In early April, the National Committee on Planned Giving (NCPG) released its “Valuation Standards for Charitable Planned Gifts.” The suggested standards represent the culmination of over three years of work by a twenty-person task force representing both the charitable community and financial services providers whose work includes determining the value of planned gifts.
The standards are intended to augment other practices that are currently used in accounting for planned gifts, including U.S. Treasury Department formulas for determining the amount of charitable deductions, Financial Accounting Standards Board (FASB) guide-lines for reporting gifts on nonprofit financial statements, and methods for counting gifts in the context of capital campaigns furnished by the Council for Advancement and Support of Education (CASE).
As stated by Jeff Comfort, director of planned giving at Georgetown University and chair of the task force in the press release published by NCPG, “These methodologies are valid and useful for their intended purposes. However, none are intended to estimate the ultimate value of a planned gift to the charity that will receive it. In many cases, the accepted methods for accounting, counting, and determining the charitable deduction substantially underestimate the value of planned gifts. The valuation standards help charitable organizations and donors understand the value of a planned gift in terms of its present purchasing power. That present value is reached by considering real-world data, including the standards of the Prudent Investor Rule and historical indices of investment performance and inflation.”
How they work
The NCPG standards are straightforward in their methodology yet flexible enough to reflect the different experiences of distinct charitable entities. The standards start with the amount used to fund a gift vehicle and consider the amount and nature of the payments to be made to donors. They then reflect the amount expect-ed to be ultimately received by the charity in light of anticipated investment experience based on historical norms, and finally discount that amount based on lost purchasing power during the period of time until the gift comes to fruition.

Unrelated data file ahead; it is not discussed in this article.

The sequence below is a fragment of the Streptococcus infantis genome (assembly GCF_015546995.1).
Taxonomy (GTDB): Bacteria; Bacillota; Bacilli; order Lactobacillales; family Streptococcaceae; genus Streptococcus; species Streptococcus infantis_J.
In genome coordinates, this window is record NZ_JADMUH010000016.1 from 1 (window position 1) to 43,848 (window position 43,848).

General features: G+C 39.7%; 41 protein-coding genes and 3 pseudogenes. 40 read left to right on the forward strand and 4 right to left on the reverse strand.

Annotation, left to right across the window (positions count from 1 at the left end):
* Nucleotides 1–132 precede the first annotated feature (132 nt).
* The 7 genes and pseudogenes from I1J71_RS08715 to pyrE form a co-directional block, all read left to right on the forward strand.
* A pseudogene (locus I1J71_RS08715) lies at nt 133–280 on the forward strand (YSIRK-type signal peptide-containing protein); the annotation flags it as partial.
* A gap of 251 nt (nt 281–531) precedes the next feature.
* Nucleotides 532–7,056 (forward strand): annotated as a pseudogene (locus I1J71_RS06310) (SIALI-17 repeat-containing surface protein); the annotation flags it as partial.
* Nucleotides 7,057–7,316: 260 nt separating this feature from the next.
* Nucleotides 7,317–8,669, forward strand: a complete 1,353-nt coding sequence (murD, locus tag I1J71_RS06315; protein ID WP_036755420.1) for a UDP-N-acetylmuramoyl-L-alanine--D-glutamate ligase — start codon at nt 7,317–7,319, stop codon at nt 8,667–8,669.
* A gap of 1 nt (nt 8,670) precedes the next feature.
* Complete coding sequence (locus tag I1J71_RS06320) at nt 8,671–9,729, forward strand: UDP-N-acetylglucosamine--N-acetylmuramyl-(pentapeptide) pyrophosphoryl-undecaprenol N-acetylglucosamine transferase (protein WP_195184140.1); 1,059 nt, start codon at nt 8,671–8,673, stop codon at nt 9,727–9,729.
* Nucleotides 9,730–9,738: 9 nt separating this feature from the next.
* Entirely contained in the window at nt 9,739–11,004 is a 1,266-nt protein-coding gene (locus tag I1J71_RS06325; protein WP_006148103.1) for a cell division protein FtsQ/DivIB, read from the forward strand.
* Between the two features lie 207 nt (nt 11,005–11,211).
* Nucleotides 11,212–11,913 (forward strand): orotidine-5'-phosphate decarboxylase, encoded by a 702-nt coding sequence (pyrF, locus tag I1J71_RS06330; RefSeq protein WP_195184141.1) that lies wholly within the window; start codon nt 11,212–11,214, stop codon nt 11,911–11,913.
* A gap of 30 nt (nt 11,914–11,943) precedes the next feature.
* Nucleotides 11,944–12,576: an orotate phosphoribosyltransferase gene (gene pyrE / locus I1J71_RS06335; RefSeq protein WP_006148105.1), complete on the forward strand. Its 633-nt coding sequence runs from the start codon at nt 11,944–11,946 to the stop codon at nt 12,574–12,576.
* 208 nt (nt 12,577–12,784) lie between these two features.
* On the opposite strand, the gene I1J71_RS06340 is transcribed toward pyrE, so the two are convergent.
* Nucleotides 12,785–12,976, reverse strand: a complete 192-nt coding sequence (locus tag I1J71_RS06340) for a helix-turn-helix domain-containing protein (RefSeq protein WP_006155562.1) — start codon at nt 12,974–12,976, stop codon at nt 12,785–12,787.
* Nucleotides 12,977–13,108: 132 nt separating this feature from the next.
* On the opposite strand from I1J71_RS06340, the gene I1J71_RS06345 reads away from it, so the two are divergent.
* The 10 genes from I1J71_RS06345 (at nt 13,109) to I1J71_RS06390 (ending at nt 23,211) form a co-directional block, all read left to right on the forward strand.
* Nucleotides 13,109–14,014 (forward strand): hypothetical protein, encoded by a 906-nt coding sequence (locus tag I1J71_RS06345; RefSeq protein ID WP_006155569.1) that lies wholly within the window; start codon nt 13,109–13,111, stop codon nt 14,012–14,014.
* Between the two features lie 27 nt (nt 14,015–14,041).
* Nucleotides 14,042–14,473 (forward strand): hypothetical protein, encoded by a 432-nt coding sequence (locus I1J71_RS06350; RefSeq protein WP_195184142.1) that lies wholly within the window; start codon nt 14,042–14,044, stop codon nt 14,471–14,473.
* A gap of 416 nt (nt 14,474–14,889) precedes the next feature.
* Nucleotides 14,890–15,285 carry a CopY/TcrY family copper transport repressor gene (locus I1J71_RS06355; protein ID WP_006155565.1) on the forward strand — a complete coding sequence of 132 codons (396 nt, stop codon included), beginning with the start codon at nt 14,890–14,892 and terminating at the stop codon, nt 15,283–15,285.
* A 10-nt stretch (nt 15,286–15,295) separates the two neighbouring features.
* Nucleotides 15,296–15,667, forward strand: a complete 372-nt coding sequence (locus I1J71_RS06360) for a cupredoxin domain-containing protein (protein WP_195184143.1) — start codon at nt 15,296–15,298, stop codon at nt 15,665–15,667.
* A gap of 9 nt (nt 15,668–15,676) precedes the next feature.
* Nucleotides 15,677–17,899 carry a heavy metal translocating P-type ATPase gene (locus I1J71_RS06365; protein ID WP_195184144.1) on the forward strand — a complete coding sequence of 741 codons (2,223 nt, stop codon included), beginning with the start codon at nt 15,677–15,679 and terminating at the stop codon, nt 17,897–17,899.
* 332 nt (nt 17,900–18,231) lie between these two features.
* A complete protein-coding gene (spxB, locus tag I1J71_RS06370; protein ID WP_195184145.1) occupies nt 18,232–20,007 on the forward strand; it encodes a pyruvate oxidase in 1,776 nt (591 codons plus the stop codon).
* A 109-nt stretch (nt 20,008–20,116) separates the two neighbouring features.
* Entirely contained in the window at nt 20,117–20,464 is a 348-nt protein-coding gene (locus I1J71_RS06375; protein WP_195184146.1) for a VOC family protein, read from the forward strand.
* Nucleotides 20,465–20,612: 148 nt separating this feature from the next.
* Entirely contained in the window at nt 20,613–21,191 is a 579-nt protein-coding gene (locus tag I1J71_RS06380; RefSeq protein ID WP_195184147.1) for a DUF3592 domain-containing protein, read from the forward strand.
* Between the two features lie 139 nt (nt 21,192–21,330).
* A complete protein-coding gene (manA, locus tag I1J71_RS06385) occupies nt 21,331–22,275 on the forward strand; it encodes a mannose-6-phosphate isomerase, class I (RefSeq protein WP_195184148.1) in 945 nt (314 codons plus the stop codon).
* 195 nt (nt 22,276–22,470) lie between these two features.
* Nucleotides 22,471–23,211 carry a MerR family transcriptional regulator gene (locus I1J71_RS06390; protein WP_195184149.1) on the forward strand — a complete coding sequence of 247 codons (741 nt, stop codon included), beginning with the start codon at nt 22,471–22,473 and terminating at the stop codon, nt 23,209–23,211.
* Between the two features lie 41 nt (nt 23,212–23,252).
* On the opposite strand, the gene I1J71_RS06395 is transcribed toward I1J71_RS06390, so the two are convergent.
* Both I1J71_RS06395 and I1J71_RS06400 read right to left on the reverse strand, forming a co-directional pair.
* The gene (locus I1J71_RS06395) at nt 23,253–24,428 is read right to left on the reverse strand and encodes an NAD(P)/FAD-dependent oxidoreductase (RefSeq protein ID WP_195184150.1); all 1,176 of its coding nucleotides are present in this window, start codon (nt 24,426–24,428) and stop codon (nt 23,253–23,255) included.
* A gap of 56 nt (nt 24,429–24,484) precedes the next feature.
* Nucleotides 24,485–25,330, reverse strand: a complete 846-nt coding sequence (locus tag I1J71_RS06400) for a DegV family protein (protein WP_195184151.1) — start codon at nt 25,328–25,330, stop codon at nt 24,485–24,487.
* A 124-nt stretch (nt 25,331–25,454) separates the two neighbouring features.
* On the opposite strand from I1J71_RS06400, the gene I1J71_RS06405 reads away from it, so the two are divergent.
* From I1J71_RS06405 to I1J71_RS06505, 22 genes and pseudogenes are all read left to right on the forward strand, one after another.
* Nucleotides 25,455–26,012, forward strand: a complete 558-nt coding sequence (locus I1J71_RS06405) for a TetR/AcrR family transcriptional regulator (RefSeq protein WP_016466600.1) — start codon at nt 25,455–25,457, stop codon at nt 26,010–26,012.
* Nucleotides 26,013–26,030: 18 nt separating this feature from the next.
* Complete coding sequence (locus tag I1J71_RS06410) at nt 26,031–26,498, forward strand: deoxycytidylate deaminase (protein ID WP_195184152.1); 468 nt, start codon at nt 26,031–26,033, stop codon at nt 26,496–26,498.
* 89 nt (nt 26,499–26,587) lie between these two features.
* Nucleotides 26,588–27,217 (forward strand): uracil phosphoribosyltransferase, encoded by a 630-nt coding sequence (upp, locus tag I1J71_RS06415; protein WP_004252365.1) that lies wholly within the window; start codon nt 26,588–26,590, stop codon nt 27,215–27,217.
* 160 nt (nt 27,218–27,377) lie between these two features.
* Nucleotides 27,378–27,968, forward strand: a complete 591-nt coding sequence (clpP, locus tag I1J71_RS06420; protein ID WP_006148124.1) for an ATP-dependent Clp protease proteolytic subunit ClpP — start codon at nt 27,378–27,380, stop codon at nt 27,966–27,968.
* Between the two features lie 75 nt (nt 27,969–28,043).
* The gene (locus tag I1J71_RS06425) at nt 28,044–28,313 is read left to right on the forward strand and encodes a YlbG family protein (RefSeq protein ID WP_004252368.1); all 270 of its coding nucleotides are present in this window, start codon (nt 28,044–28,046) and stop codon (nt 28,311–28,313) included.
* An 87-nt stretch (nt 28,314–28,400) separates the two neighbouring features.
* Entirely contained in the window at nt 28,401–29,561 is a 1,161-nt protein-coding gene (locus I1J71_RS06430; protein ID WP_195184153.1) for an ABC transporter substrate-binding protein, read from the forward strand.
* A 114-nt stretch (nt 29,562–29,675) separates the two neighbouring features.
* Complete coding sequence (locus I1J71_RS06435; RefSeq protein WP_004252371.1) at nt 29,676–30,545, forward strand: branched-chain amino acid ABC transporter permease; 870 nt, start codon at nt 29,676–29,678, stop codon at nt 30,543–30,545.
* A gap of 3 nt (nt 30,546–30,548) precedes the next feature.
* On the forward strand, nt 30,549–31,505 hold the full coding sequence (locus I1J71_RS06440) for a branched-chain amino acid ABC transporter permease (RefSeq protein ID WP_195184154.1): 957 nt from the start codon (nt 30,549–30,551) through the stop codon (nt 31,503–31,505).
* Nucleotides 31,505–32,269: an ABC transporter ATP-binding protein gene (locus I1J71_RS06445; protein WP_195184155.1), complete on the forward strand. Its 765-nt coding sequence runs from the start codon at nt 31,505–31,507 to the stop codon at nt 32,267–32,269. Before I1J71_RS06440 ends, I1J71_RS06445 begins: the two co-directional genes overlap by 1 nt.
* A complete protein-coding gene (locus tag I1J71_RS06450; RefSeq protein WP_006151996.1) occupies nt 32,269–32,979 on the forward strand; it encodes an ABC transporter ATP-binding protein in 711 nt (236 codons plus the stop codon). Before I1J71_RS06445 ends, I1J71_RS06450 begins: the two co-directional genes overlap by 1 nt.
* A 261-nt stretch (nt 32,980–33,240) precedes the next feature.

This process is different from the methodology underlying the determination of the charitable deduction for a gift. In the case of gift annuities, for example, the charitable deduction amounts to the difference between what a donor gave and the present value of the payments retained by the annuitant. This method does not, and is not intended to, reflect the amount it is anticipated will be received by the charity.
Take the case of a $10,000 gift annuity paying 7.1% for the life of a 75-year-old annuitant. Note that the charitable deduction varies widely depending on the applicable federal midterm rate (AFMR) in effect at the time the annuity is completed. The discount rates used in the chart below, which vary by as much as four percentage points, have each been a monthly discount rate in one of the months since March 2000.
Under the NCPG gift valuation standards procedure, the value to the charity is determined by first calculating the amount the charity can expect to receive. If the charity pays 7.1% of the amount used to fund the gift annuity, or $710, each year for the 12.4-year life expectancy of the annuitant and earns a net after expenses of 5% (the amount assumed in determining the gift annuity rate), the charity can expect some $6,657 to remain at the death of the annuitant.